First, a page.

On top of these underlying challenges, many of these programs lack the resources and infrastructure vital to a successful game development degree. They lack commercial software, modern hardware and even, at times, proper lab and classroom space. If anyone reading this is interested in donating software or hardware to some of these Brazilian programs, feel free to contact me.

Oi Futuro Nave

There was one particular school I came across during my trip, a high school called Oi Futuro Nave. In it I saw the future.

Oi Futuro Nave may be the boldest educational experiment I've ever encountered. It is the child of a partnership between one of Brazil's largest cell phone carriers, Oi, and the government of Rio de Janeiro. The goal of their experiment is nothing short of preparing students for the technological culture of the future.

Every classroom in Oi Futuro Nave is equipped with the latest technology, from digital white boards to modern computers. Even the building is a reminder of and a monument to technology, for Oi Futuro Nave occupies part of one of Oi’s central switching stations. Students can see the massive banks of cables that keep their neighborhood connected through the windows in the cafeteria's walls.

The students specialize in animation, script writing, or game programming. They work in multidisciplinary teams to create projects that incorporate each of these specialties. They spend long days, usually from 8am to 5pm (most Brazilian public high schools have a truncated school day of only four to five hours), working both on these projects and learning all traditional subjects.

t's a young school, having been around only three years, so it has yet to see a class graduate. When the first class enters college, the metrics they return in higher education will say a great deal about the success of the experiment, but so far what I saw there seemed like a testament to the power of technology and education.

Oi Futuro Nave is a public school. This means none of the students pay to go there and they all come from the public school system, which is otherwise notoriously awful. The engagement I saw from students who would may otherwise have simply checked out proves to me its success. Its value comes from the fact that, while the setup costs for the school exceeded other schools of its size, the year to year operating costs (as I understood it) are competitive with other schools of its size -- schools which offer a much worse education.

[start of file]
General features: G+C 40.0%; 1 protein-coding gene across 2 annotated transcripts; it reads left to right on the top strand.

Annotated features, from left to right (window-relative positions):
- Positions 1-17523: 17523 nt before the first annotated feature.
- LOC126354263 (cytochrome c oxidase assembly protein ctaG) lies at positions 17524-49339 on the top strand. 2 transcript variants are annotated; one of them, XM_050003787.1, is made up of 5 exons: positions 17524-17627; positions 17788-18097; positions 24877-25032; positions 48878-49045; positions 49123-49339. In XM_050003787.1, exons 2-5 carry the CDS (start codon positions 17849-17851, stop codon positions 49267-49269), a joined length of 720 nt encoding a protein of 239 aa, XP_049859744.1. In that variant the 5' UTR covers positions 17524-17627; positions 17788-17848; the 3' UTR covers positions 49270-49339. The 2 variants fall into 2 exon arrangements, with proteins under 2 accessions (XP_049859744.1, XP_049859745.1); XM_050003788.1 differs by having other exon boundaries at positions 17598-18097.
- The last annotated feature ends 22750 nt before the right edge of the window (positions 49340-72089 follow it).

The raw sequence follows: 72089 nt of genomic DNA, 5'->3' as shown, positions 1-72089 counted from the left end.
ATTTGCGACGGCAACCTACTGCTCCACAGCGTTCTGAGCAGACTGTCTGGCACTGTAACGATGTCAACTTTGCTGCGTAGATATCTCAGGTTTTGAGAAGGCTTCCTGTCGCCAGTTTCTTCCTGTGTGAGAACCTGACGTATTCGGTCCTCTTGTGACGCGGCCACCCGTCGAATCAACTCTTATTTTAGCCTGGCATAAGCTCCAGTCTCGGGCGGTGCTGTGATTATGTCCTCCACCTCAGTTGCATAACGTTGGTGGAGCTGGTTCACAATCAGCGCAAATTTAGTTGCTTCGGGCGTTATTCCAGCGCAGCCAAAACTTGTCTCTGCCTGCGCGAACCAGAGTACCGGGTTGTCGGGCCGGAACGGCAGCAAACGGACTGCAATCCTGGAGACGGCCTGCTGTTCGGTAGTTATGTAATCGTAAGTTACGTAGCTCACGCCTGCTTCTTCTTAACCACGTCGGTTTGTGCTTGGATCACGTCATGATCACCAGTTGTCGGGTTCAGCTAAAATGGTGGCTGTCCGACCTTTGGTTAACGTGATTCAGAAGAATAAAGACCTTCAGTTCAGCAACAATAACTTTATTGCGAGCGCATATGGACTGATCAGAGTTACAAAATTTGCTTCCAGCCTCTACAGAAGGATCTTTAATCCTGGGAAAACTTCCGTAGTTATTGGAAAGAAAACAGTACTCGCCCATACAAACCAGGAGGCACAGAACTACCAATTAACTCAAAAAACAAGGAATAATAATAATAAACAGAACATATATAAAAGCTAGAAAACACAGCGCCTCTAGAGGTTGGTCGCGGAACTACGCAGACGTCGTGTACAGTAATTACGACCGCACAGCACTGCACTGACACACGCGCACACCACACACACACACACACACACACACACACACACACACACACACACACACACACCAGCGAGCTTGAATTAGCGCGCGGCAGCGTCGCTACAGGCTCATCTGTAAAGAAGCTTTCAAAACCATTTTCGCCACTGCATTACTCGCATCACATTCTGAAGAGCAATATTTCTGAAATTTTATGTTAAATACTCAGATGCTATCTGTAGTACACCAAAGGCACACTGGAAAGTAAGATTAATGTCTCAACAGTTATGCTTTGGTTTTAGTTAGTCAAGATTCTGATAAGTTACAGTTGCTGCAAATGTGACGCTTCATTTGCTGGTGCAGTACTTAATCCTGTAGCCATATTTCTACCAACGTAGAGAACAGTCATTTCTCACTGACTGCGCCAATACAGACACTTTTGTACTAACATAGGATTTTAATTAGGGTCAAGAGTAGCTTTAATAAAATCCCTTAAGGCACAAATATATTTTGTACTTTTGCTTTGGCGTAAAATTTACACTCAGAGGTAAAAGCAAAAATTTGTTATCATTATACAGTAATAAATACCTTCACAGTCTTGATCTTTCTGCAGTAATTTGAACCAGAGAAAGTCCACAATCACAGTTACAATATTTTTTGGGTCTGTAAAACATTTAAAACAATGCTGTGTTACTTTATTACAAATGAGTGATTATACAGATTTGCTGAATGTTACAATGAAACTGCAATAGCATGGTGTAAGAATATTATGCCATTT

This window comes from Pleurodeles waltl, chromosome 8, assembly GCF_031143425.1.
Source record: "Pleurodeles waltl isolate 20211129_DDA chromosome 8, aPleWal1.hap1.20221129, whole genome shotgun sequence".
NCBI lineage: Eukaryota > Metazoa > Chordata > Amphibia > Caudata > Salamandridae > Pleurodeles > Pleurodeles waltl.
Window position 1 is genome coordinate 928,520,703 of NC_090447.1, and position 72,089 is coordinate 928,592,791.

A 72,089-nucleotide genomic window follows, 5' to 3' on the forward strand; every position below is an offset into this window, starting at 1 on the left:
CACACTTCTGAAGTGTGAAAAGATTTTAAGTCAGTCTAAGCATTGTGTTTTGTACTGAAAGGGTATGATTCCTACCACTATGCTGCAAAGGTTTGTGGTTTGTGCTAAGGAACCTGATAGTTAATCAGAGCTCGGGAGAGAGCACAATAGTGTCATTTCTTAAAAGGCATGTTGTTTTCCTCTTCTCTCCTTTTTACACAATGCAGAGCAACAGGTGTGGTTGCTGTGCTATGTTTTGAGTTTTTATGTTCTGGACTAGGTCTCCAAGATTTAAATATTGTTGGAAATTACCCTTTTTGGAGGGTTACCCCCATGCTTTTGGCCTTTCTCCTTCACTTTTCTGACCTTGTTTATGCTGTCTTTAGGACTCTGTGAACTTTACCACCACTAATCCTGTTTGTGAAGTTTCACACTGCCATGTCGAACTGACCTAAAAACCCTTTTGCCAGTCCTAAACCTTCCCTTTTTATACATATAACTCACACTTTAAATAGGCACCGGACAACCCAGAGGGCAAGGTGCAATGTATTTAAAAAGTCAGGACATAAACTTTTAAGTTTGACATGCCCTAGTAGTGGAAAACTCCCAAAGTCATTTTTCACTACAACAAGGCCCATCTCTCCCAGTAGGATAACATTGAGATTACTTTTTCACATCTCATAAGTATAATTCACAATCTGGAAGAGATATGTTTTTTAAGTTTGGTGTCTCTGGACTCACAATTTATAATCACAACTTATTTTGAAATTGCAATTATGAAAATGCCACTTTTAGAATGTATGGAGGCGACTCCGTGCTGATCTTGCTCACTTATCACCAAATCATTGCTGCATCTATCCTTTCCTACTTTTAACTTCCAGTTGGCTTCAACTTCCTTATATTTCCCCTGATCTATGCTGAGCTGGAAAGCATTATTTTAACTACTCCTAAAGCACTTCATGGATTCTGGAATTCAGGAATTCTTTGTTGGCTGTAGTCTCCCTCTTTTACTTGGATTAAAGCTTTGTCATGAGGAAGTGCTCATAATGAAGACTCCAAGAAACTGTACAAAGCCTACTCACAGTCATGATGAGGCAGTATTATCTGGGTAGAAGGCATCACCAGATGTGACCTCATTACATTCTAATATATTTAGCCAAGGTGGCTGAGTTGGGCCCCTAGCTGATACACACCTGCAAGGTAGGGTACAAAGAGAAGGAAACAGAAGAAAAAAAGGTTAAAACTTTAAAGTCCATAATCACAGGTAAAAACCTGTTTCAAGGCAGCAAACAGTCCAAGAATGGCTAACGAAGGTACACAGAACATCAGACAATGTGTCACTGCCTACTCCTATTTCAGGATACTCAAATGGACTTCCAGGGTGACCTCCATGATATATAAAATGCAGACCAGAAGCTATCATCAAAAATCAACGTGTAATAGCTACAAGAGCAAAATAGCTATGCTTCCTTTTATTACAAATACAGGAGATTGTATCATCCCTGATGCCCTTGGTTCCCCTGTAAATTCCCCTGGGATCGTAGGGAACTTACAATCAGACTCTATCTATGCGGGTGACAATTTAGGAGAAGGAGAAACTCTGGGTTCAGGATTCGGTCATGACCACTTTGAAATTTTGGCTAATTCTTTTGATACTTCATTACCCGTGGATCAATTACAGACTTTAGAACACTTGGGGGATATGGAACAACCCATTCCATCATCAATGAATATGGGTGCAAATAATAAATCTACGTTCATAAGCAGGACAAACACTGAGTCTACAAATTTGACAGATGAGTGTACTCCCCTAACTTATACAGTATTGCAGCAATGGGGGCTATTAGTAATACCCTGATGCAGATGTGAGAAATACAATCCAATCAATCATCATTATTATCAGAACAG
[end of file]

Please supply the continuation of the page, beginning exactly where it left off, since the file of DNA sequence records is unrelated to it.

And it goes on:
Oi Futuro Nave takes the mystery out modern technology for these kids, but it leaves the magic. This is the future of pedagogy.

Publishers

How do you finance a project in Brazil?

This question may present us with the biggest hurdle facing the Brazilian games industry. There are no major Brazilian publishers and none of the major Eastern or Western publishers have a large presence in Brazil, with the possible exception of Ubisoft. Venture capital for game development is even more difficult to acquire in Brazil than in the United States (I did not meet a single venture-backed developer, and all agreed that since the dot-com bubble, finding venture has been nearly impossible). Bank loans are equally difficult to get for Brazilian developers. All of the companies I encountered were either self-funded or backed by small private angels.

There is limited governmental support in the form of grants for edutainment games and simulations, which has lead to some growth in the serious games industry in Brazil, but there is little in the way of subsidies or matching funds available to traditional game developers.

Without financial support, many companies are reduced to relying on work for hire to stay in business. This means that their own projects drag on and rarely reach completion, which in turn hamstrings the growth of the Brazilian games industry.

Development

With the exception of Southlogic (the makers of Deer Hunter, recently acquired by Ubisoft) and perhaps Tendi Software (creators of TriLinea for Xbox Live Arcade Indie Games), most of the viable Brazilian industry is focused on smaller non-console titles. They have some incredibly strong mobile developers, including Gameloft and Glu Mobile, but -- much as in the United States -- the mobile game market is practically a separate industry to those creating experiences on any other platforms.